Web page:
Every Good Boy Does Fine
This section allows you to view all posts made by this member. Note that you can only see posts made in areas you currently have access to.
Yes, focus on torts. It's not as simple/easy as it seems. I came out of my first torts exam (about 2 months ago) thinking I aced it, and ended up with a solid C, 79%. I just finished my torts midterm last night, 3 hours, but only 2 essays. Thank god I had no multiple choice but it was still a race horse.
I'm not a law student yet, but isn't a C in law school supposed to be bad?
It went something like this and it was on Negligence, per se, and res ipsa loquitor. This question pertained more to negligence and per se.
Fact pattern: A hotel was within a certain distance from a private school, and there was a statute that said it would be illegal to serve alcohol within that distance because of the school kids. They went ahead and served drinks to a hotel guest, who visibly drunk, went to valet and drove off. He then hit a parked car, someone was in it, which hit a light post, when caused a blackout, which then scared a child in their home which attended that private school, she ran out of the house and got hit by another driver, who was not drunk.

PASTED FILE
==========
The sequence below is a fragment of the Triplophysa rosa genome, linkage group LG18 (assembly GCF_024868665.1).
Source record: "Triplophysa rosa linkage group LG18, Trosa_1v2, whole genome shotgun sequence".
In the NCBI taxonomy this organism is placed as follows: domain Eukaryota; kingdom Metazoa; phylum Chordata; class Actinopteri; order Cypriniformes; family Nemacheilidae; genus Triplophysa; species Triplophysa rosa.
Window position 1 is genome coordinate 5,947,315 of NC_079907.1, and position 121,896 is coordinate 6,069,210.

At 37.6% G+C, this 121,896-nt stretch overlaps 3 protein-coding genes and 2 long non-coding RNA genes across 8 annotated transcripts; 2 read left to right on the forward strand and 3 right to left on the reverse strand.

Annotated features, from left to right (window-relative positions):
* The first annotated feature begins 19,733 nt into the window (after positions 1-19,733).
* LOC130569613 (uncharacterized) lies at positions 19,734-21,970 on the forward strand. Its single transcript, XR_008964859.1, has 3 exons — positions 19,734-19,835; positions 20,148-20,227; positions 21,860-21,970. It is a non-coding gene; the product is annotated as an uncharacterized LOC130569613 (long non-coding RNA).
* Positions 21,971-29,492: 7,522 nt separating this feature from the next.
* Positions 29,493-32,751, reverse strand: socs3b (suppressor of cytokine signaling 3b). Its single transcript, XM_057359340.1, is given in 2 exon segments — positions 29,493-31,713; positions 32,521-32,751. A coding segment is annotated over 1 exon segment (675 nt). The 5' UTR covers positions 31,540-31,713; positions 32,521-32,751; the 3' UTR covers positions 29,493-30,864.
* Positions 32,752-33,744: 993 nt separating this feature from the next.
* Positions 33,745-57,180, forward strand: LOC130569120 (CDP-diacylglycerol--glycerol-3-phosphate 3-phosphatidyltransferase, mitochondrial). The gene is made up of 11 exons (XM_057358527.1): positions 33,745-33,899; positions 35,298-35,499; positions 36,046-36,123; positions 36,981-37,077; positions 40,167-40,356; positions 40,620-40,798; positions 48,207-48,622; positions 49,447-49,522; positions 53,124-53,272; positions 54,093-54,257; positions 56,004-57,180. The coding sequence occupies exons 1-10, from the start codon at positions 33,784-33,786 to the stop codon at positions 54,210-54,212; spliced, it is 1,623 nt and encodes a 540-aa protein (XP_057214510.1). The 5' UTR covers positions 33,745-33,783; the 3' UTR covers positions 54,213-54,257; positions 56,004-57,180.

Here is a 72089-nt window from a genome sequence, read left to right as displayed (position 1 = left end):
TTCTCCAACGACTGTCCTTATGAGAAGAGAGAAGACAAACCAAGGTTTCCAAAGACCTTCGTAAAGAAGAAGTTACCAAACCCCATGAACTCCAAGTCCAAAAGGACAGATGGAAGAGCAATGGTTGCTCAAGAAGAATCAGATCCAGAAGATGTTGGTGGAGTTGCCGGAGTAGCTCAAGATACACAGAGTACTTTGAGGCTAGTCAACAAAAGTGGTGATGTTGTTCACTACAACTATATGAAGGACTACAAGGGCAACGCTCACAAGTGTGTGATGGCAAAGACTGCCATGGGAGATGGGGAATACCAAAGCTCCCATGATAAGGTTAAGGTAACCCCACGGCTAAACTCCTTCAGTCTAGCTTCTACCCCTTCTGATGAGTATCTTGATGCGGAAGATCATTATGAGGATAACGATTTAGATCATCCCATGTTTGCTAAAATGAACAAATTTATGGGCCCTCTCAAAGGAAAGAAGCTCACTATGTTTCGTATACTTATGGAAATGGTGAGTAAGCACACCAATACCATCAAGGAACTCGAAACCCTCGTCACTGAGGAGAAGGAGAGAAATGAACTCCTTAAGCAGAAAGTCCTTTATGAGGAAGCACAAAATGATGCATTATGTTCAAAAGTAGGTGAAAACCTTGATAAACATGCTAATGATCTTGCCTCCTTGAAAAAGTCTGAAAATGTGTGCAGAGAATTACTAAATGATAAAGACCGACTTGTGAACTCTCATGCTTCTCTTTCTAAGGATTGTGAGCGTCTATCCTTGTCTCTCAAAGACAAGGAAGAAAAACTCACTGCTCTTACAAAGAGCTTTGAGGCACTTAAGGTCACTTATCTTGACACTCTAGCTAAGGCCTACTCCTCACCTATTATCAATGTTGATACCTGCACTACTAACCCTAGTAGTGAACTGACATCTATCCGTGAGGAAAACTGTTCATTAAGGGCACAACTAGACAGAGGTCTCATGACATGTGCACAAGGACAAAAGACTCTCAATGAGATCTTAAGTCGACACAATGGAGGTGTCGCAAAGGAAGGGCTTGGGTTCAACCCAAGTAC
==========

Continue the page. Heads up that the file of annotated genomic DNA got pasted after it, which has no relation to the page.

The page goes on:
My question involves the duty and breach, not to the drunk driver, but to the lady in the parked car in regards to the hotel and to the school child in the house in regards to the hotel. If you say there is duty and breach established for the child against the hotel, would you argue Per sae? I know that you can argue if proximate cause or maybe even actual cause is or is not satisified, but I needed to first get past duty and breach.
Let's also assume that we already argued that there was duty and breach and negligence was established for the drunk driver against the hotel.
Thanks for any input.
I have a question.
Suppose student A attempts to hit student B, (which would be misdemeanor assault) but much to the surprise of student A, a teacher shows up out of no where, steps in and gets struck by A's fist. Under the state statute, assaulting a teacher is a felony. Does the doctrine of transferred intent make A's punch a misdemeanor or a felony?
Assault = Knowingly causing or attempting to cause physical harm to another.